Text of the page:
Planning Framework

The GEMI approach synthesizes a broad range of generally accepted SD concepts into seven major elements that cover the full range of social, environmental, and economic aspects of SD (Table 4.2). There are significant interrelationships between these elements and they should be addressed in an integrated manner. However, it is important to note that it was not GEMI's intent to prescribe a Code of Conduct, or to suggest that companies should be actively engaged in all of the SD elements.

The approach also defines five stages of evolution in corporate SD practices that companies may take in moving towards their SD goals, from initial preparation to acting as an SD champion within industry (Table 4.3).

TABLE 4.2. Elements of Sustainable Development




Social 1. Employee well-being

2. Quality of life

3. Business ethics

Economic 4. Shareholder value creation

5. Economic development

Environmental 6. Environmental impact minimization 7. Natural resource protection

Protecting and preserving the fundamental rights of employees, promoting positive employee treatment, and contributing to employee quality of life.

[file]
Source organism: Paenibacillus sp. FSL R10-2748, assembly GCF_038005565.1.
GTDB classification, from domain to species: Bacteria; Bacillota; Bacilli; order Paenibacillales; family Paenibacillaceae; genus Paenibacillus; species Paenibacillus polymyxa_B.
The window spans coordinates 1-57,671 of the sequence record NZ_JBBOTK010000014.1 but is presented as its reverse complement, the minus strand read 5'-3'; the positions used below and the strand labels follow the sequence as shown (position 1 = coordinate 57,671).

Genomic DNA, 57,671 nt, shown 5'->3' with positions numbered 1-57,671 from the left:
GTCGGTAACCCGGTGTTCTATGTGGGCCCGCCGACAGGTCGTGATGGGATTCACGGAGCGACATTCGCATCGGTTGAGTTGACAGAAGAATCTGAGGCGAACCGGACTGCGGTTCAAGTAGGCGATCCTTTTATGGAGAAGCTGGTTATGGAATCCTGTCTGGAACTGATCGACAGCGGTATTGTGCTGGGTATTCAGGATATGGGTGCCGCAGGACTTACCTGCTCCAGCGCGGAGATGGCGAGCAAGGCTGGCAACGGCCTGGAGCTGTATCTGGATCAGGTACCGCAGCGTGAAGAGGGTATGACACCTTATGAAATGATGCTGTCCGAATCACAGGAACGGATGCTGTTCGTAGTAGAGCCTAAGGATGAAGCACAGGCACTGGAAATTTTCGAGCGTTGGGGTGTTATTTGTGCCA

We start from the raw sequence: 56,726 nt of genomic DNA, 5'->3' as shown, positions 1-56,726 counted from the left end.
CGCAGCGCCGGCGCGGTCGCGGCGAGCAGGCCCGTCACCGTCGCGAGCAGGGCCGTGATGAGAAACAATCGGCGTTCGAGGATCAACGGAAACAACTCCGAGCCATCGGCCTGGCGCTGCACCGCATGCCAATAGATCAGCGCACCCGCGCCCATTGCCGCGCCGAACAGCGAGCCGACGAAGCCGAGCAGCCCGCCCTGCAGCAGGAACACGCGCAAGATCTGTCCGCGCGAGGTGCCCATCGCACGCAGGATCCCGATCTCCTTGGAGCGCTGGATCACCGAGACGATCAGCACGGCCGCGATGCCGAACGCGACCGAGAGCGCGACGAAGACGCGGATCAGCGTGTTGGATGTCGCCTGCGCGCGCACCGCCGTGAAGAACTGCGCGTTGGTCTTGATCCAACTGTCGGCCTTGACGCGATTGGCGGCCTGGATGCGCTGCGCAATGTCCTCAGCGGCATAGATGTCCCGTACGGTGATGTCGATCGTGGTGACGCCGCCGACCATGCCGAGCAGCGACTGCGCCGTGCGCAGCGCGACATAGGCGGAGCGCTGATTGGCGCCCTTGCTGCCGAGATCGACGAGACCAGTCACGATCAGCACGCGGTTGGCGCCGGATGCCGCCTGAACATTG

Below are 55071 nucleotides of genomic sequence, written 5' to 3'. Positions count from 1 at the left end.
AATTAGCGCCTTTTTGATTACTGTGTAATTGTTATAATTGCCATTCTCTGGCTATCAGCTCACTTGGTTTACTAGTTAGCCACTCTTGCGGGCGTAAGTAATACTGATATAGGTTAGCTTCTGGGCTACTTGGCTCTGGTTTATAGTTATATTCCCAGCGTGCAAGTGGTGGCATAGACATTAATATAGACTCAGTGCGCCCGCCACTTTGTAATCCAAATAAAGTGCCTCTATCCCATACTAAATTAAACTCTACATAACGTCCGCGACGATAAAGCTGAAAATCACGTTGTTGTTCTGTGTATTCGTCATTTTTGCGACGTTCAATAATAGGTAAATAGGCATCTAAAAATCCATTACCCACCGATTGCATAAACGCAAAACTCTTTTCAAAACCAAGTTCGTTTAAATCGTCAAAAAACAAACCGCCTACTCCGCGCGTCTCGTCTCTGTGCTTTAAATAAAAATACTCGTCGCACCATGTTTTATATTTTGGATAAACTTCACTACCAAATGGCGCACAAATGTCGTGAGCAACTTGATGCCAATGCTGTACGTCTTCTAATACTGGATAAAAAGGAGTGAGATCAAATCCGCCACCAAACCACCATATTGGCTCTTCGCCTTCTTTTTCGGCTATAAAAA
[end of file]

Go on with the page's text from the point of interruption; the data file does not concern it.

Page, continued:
Working with public and private institutions to improve educational, cultural, and socioeconomic well-being in the communities in which the company operates and in society at large.

Supporting the protection of human rights with the company's sphere of influence, and promoting honesty, integrity and fairness in all aspects of doing business.

Creating value for the company's shareholders. Includes securing a competitive return on investment, protecting the company's assets, and enhancing the company's reputation and brand image through integration of sustainable development thinking into business practices.

Building capacity for economic development in the communities, regions, and countries in which the company operates or would like to operate.

Minimizing and striving to eliminate the adverse environmental impacts associated with operations, products, and services.

Promoting the sustainable use of renewable natural resources and conservation and sustainable use of nonrenewable natural resources.

I. Prepare: Minimize SD efforts while assessing the business drivers.

II. Commit: Commit to addressing SD and choose a strategic direction.

III. Implement: Launch programs consistent with the SD strategy.

IV. Integrate: Make SD part of everyday business processes.

V. Champion: Encourage others within the industry to pursue SD.

Although these stages represent increasing sophistication of the business processes and practices in place to address SD, companies need not necessarily strive for the "highest" stage. Rather, companies need to determine which stage will deliver the most business value at a given time.

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